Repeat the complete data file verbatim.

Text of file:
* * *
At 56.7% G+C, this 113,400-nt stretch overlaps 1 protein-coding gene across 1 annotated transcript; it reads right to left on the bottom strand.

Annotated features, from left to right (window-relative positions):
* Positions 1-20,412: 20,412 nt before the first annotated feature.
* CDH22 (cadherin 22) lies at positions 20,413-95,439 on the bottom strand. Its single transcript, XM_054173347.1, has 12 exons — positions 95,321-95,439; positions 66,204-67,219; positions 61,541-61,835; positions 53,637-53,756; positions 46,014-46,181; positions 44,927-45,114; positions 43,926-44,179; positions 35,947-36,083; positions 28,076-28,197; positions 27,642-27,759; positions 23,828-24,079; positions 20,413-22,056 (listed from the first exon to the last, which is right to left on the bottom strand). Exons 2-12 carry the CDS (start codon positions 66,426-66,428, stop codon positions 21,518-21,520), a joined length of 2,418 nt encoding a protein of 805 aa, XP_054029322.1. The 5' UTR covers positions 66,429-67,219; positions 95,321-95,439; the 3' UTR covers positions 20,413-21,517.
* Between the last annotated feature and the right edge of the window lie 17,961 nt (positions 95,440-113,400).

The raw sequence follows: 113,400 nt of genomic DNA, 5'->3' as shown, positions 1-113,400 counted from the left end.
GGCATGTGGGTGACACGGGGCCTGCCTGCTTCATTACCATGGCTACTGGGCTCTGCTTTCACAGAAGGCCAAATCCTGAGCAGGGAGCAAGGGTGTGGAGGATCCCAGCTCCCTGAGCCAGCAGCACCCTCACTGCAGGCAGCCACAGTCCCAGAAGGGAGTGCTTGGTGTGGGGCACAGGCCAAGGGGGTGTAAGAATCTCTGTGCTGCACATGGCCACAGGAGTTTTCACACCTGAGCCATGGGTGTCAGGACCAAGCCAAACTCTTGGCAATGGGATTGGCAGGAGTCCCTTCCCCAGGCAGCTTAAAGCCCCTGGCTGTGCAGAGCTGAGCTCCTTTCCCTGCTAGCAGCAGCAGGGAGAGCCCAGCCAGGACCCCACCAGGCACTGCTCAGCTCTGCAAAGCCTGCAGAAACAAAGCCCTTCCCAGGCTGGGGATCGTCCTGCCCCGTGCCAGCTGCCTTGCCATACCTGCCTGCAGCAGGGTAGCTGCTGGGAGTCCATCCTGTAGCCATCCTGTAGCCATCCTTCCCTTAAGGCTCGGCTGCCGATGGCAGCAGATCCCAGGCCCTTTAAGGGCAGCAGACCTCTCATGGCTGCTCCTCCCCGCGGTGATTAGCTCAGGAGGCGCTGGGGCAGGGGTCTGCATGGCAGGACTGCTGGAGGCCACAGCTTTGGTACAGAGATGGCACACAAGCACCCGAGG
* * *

At 56.7% G+C, this 113,400-nt stretch overlaps 1 protein-coding gene across 1 annotated transcript; it reads right to left on the bottom strand.

Annotated features, from left to right (window-relative positions):
* Positions 1-20,412: 20,412 nt before the first annotated feature.
* CDH22 (cadherin 22) lies at positions 20,413-95,439 on the bottom strand. Its single transcript, XM_054173347.1, has 12 exons — positions 95,321-95,439; positions 66,204-67,219; positions 61,541-61,835; positions 53,637-53,756; positions 46,014-46,181; positions 44,927-45,114; positions 43,926-44,179; positions 35,947-36,083; positions 28,076-28,197; positions 27,642-27,759; positions 23,828-24,079; positions 20,413-22,056 (listed from the first exon to the last, which is right to left on the bottom strand). Exons 2-12 carry the CDS (start codon positions 66,426-66,428, stop codon positions 21,518-21,520), a joined length of 2,418 nt encoding a protein of 805 aa, XP_054029322.1. The 5' UTR covers positions 66,429-67,219; positions 95,321-95,439; the 3' UTR covers positions 20,413-21,517.
* Between the last annotated feature and the right edge of the window lie 17,961 nt (positions 95,440-113,400).

The raw sequence follows: 113,400 nt of genomic DNA, 5'->3' as shown, positions 1-113,400 counted from the left end.
GGCATGTGGGTGACACGGGGCCTGCCTGCTTCATTACCATGGCTACTGGGCTCTGCTTTCACAGAAGGCCAAATCCTGAGCAGGGAGCAAGGGTGTGGAGGATCCCAGCTCCCTGAGCCAGCAGCACCCTCACTGCAGGCAGCCACAGTCCCAGAAGGGAGTGCTTGGTGTGGGGCACAGGCCAAGGGGGTGTAAGAATCTCTGTGCTGCACATGGCCACAGGAGTTTTCACACCTGAGCCATGGGTGTCAGGACCAAGCCAAACTCTTGGCAATGGGATTGGCAGGAGTCCCTTCCCCAGGCAGCTTAAAGCCCCTGGCTGTGCAGAGCTGAGCTCCTTTCCCTGCTAGCAGCAGCAGGGAGAGCCCAGCCAGGACCCCACCAGGCACTGCTCAGCTCTGCAAAGCCTGCAGAAACAAAGCCCTTCCCAGGCTGGGGATCGTCCTGCCCCGTGCCAGCTGCCTTGCCATACCTGCCTGCAGCAGGGTAGCTGCTGGGAGTCCATCCTGTAGCCATCCTGTAGCCATCCTTCCCTTAAGGCTCGGCTGCCGATGGCAGCAGATCCCAGGCCCTTTAAGGGCAGCAGACCTCTCATGGCTGCTCCTCCCCGCGGTGATTAGCTCAGGAGGCGCTGGGGCAGGGGTCTGCATGGCAGGACTGCTGGAGGCCACAGCTTTGGTACAGAGATGGCACACAAGCACCCGAGG